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GAC Pindar Sailing News

Drains V Snags part 1- Intertidal Arteries - Roads and Streets

by Lee Brake on 4 Feb 2013
Lee Brake with a nice little flathead. Barra are far from the only fish that feeds around drains. - Drains V Snags Lee Brake
We've all faced this conundrum. It's the epic mental battle fought in the minds of many lure fishos when they are heading up a mangrove estuary. On one shoulder sits the little drain demon and on the other the snaggy seraph, but what to choose – drain or snag?

Let's have a bit of a closer look at both of these two structure types and see if I can't paint you a bit of a picture of when, where and why you should work drains or snags. Let's kick things off with a look at drains this week and next week we'll tackle snags.

Intertidal Arteries

If rivers are the highways of the aquatic world, creeks are the major roads, and drains and gullies are the city streets that feed into these watery means of piscatorial transportation. When the tide is at its highest point, bait and smaller predatory fish push right up into the relative safety of the mangrove systems that line our saltwater estuaries.

There they'll feed and shelter amongst the mangrove roots until the tide begins to drop. Then, the water will siphon off the inundated banks, draining into the drains and gullies before pouring out into the flow of the main creek or river. While all this is going on, drains are the place to fish!



Predatory fish love drains. When that dirty intertidal water is pouring out of a drain it brings with it everything from nervous poddy mullet and showering jelly pawns to mangrove crabs and mudskippers. It's amazing what'll get flushed out of a drain after heavy rains or king tides and fish like barra, salmon, flathead, jacks and cod will likely be waiting, ready and forming a gauntlet of boofing, swiping, flashing mayhem for any unlucky intertidal traveller.

The biggest trick with drains is knowing when to fish them. Obviously the run-out tide is the go, but don't be mistaken into thinking drains produce all through the out-going tide. Too early in the run out and bait can escape from the inundated banks simply by swimming out of cover anywhere along the bank and too late in the tide, you'll find that the mangrove roots are high and dry and any water flowing from the drains will be running out of the mud, not from over it.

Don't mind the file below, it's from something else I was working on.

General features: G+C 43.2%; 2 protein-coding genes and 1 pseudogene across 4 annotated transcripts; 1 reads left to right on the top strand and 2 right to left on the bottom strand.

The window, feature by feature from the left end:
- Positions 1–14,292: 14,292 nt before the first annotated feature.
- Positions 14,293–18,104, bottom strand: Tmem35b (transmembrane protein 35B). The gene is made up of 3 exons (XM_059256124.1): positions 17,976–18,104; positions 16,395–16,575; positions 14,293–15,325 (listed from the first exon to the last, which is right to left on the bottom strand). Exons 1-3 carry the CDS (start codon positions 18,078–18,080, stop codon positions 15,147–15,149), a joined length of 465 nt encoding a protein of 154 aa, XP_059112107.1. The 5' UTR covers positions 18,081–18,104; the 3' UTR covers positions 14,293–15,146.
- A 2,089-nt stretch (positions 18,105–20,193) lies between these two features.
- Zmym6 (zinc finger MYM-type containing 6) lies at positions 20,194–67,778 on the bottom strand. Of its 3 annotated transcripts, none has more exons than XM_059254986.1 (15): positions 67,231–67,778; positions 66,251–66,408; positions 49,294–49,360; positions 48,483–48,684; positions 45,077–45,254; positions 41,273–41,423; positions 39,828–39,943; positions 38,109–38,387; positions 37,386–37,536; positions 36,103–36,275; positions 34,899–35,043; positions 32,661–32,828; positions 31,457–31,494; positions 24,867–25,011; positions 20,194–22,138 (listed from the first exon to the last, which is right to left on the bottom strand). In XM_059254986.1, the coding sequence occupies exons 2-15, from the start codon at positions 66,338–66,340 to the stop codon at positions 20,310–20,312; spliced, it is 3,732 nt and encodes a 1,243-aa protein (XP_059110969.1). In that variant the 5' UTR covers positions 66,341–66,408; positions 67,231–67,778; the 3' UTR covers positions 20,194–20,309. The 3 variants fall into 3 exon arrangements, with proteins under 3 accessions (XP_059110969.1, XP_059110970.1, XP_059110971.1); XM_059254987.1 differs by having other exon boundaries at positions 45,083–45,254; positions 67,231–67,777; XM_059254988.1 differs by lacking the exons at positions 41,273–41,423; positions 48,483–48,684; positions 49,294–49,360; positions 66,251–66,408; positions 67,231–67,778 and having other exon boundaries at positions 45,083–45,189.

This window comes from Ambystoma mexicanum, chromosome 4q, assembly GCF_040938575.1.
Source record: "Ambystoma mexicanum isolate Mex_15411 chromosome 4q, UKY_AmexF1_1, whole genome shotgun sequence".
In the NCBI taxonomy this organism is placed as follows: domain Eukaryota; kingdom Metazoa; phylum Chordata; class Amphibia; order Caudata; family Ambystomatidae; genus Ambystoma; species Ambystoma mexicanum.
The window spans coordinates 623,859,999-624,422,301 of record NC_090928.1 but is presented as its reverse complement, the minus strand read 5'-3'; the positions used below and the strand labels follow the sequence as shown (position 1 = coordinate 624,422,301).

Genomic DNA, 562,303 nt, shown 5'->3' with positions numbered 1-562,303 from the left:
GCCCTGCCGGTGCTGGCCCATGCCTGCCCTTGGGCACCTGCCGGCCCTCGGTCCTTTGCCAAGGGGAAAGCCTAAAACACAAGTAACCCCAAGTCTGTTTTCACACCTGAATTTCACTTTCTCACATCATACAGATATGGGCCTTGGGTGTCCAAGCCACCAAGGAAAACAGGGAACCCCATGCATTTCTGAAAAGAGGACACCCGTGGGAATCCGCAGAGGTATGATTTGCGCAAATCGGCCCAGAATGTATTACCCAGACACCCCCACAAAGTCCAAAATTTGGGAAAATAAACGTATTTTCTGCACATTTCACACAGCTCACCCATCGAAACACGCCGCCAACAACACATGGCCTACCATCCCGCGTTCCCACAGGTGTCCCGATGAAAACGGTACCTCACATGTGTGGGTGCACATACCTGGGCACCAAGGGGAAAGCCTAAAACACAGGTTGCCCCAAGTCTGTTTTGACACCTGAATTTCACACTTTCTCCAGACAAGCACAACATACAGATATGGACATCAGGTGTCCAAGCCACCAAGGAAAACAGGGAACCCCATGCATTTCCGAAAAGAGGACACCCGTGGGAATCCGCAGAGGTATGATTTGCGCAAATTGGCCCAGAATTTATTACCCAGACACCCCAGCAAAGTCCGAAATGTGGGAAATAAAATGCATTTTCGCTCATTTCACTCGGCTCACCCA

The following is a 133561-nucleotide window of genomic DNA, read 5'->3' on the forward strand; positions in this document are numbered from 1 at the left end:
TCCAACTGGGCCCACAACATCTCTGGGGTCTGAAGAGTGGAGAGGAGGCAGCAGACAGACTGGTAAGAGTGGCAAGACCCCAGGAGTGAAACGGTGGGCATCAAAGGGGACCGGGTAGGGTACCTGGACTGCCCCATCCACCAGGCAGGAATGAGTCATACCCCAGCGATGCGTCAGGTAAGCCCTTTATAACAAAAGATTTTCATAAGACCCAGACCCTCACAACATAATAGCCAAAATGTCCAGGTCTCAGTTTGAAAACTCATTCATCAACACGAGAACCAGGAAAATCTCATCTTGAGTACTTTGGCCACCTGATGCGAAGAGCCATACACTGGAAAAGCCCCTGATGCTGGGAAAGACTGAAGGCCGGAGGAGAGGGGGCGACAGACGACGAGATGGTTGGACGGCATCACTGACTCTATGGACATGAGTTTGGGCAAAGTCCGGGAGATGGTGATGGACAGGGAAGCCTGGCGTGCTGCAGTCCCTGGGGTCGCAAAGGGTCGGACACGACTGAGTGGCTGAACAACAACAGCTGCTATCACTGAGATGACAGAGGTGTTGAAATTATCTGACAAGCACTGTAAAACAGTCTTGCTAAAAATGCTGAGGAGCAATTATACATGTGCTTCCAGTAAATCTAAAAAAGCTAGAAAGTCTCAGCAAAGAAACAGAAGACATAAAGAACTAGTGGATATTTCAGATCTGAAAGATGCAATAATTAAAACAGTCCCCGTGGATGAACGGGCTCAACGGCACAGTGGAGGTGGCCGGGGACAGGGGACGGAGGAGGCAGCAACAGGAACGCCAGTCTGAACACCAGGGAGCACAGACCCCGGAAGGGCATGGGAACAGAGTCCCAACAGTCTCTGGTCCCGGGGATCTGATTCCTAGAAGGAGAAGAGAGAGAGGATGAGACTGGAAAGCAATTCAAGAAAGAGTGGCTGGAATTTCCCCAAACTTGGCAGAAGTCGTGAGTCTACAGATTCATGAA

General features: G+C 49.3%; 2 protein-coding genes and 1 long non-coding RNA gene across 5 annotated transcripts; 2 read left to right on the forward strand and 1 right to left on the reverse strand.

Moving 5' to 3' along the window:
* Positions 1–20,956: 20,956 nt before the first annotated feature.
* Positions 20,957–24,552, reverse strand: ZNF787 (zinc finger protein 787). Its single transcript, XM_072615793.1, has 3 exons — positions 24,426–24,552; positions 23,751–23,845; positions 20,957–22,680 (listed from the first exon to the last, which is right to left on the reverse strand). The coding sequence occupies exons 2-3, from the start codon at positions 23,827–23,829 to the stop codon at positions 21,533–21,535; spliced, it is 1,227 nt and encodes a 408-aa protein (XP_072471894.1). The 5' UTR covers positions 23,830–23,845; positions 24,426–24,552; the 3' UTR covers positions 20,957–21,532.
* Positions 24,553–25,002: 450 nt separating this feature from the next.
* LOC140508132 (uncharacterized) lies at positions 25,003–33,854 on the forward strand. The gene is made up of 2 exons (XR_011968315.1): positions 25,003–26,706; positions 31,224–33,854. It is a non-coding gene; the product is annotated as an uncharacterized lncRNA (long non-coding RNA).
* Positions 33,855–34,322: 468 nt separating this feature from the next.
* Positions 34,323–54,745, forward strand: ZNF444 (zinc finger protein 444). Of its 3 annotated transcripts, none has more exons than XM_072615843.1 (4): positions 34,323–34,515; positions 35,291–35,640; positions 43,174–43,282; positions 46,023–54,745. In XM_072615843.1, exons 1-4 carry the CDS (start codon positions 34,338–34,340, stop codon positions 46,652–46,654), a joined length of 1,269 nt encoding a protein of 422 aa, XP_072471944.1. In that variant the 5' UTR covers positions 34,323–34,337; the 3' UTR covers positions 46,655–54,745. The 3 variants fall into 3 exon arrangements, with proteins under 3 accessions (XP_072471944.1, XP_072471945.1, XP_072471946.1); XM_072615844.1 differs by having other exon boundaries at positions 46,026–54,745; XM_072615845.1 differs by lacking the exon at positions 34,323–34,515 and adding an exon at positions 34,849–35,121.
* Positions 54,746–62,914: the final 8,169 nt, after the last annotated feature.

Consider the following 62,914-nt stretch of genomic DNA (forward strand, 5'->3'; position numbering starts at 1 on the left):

The key is to target drains just as mud starts to show along the edges of the mangroves around the mouth of the creek. Bait will wait till the very last minute before making that mad dash off the intertidal zone and with the mud drying out they'll be forced into the deeper puddles and dips that make up the ever-shrinking catchments of the drains. From there, they'll start to run the gauntlet.



As a point to note though, not all drains work the same and at the same times of the tides. The small snaking drains that empty off the flats of shallow headlands between creeks are often only fishable for the first few hours of the outgoing tide. These areas, because there is no clear drop-off, drain gradually and while there may not yet be any mud showing, the fishable window is limited by the draft of your boat.

That doesn't mean these drains don't produce, as fish like barramundi and flathead lay in them and use them as an ambush point to gobble bait moving along the flats. Because of the clear, shallow nature of the water though, it's best to use 'long-cast' techniques so as not to spook these fish. Cast aerodynamic, generously weighted lures like Reidy's B52s, paddle-tailed soft plastic minnows, and subsurface stickbaits and work them slowly and with plenty of action so that they pass over the submerged drains.



On the other side of the coin, there are big drains that will often flow continuously. These are common in the big tidal rivers of the Top End where big wet seasons and low-lying topography create massive floodplains rich in food of all sorts, from insects to the rainbowfish that flourish on them. The issue with a lot of these big drains is that they will often overwhelm the main flow of the river (or the river will rise and overwhelm them), turning the water into a continuous outward-flowing mass of freshwater run-off. The key is to look for colour changes. A major drain that is 'working' is given away by the ballooning colour change around its mouth. In the wet season this will usually see tea-coloured freshwater meeting the sediment laden brown of the main river flow. If you can find these areas where fresh and salt meet then usually the predators won't be far away. Try soft plastic frogs and green-coloured lures that match the inhabitants of floodplains.



Tackle for drain work depends on your lure of choice. Most anglers prefer to toss around medium size shallow divers like B52's, Bombers and X-Raps and, subsequently, a medium weight baitcaster combo (100 size reel and a 6-7 foot 4-6kg rod) with a reasonably stiff tip is essential to rip and twitch these effectively. A 30lb braided line with 60lb leader will suffice. On the other hand, if you're into slow rolling lightly-weighted plastics, a seven foot spin combo with a softer tip would be a better bet.



Well, that should give you an idea when and how to work drains. Make sure you check back next week when we have a look at snag bashing!

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